The Taliban governed Afghanistan with a hard hand 20 years ago. The word of the tragic strikes on America was broadcast from sizzling radios from across gloomy alleys of Kabul, Afghanistan’s capital, on September 11, 2001. Kabul seldomly had an electricity supply at the time, and only about a million persons resided there. The Taliban were pushed from their last stronghold in southern Kandahar, their spiritual home, in only two months by a US-led alliance and annihilated on December 7, 2001.
Now that the Taliban has retaken authority, after a twenty-year exile and the United States has left Afghanistan, concluding its ‘long war,’ any gains in liberty are rapidly eroded. As the United States and the rest of the globe commemorated the 20th anniversary of the 9/11 attacks, the Taliban interim government’s prime minister, Mullah Mohammad Hassan Akhund, raised their signature white flag, inscribed with a Quranic text, in a subtle ceremony, out over Afghan state house. This action served to deliver a deliberate message that the nation is now under the new authority and that conventional regulations are no longer applicable.
Since the Taliban’s early control in the 1990s, several things have altered. The gun-toting warriors are not speeding through the city alleys in their pickup trucks this time. Rather, they make their way through the city’s hectic, congested traffic. Barber shops were outlawed in Taliban-controlled Kabul in the 1990s. Taliban fighters now get the most up-to-date haircuts, even if their beards are left uncut under their religious views.
The Taliban’s all-male, all-Taliban administration was revealed earlier last week, disappointing the international world, which had anticipated the Taliban might follow through on a previous commitment to form a diverse-gender government. In addition, they have started issuing cruel precepts, which have disproportionately affected women, like banning women’s sports. They have likewise utilized violence to dissuade women from protesting for equal rights. In light of this matter, the United Nations has expressed concern about the Taliban’s repression of protests, which have been outlawed indefinitely, and has criticized the alleged savage assault of journalists covering those protests.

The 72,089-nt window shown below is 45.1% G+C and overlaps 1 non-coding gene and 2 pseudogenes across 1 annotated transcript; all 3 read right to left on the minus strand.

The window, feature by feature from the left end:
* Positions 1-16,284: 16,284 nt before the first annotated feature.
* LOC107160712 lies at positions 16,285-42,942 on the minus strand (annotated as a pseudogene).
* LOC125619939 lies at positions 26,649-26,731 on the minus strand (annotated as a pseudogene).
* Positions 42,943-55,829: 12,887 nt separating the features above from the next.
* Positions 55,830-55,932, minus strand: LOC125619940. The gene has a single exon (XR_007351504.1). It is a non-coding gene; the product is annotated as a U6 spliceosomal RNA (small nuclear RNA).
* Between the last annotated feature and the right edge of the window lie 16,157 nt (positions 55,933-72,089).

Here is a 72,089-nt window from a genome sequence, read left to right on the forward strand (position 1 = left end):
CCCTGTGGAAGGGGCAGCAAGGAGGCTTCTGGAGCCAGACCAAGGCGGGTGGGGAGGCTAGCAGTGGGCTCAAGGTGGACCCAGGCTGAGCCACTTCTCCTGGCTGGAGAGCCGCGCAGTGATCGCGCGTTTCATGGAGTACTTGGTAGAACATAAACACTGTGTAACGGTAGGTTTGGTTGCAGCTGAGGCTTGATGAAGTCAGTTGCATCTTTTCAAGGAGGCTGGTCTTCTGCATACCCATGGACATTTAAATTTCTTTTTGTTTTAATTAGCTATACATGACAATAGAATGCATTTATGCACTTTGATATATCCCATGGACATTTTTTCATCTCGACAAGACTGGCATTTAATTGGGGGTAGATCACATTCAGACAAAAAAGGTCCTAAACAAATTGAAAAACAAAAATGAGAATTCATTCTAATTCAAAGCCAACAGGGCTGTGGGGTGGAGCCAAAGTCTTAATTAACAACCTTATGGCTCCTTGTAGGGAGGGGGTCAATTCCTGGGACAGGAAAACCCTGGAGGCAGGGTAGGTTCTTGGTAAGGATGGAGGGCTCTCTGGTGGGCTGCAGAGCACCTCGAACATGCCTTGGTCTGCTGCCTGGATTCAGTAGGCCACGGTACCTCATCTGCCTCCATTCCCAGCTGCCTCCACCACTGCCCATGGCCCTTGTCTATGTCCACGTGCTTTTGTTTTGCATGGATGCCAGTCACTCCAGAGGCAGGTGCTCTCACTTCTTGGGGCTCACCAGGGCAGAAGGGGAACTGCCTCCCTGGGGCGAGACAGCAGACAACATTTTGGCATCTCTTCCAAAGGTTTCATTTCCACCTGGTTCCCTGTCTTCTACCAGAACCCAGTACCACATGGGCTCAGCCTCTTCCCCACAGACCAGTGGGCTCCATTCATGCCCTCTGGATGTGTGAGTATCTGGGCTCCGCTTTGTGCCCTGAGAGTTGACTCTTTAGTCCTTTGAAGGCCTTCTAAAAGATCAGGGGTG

On Saturday, the Taliban reportedly organized their own women’s march. Hundreds of women were veiled from head-to-toe by folds of dark veils, packed an auditorium at Kabul University’s teaching center, in a well-choreographed insult to the previous two decades of Western attempts to promote equality. The women’s speakers recited rehearsed remarks hailing the Taliban’s triumph over an ‘anti-Islamic West,’ while the rest paraded momentarily outside the institute grounds, brandishing signs that read, ‘The ladies who fled do not symbolize us,’ alluding to the thousands of Ladies who left in terror of a Taliban onslaught on their rights. In another placard, they stated that they do not want co-education, a matter that was later set out on a press conference on Sunday by Abdul Baqi Haqqani, the new minister of higher education.
Foreigners who want to leave Afghanistan are being issued safe passage by the Taliban government. However, on Saturday, a CBS Crew at the Pakistan border delineated the new government is halting Afghans departing the nation without the proper travel documents. Sadly, Afghans without the right travel documents constitute the majority of individuals who want to flee.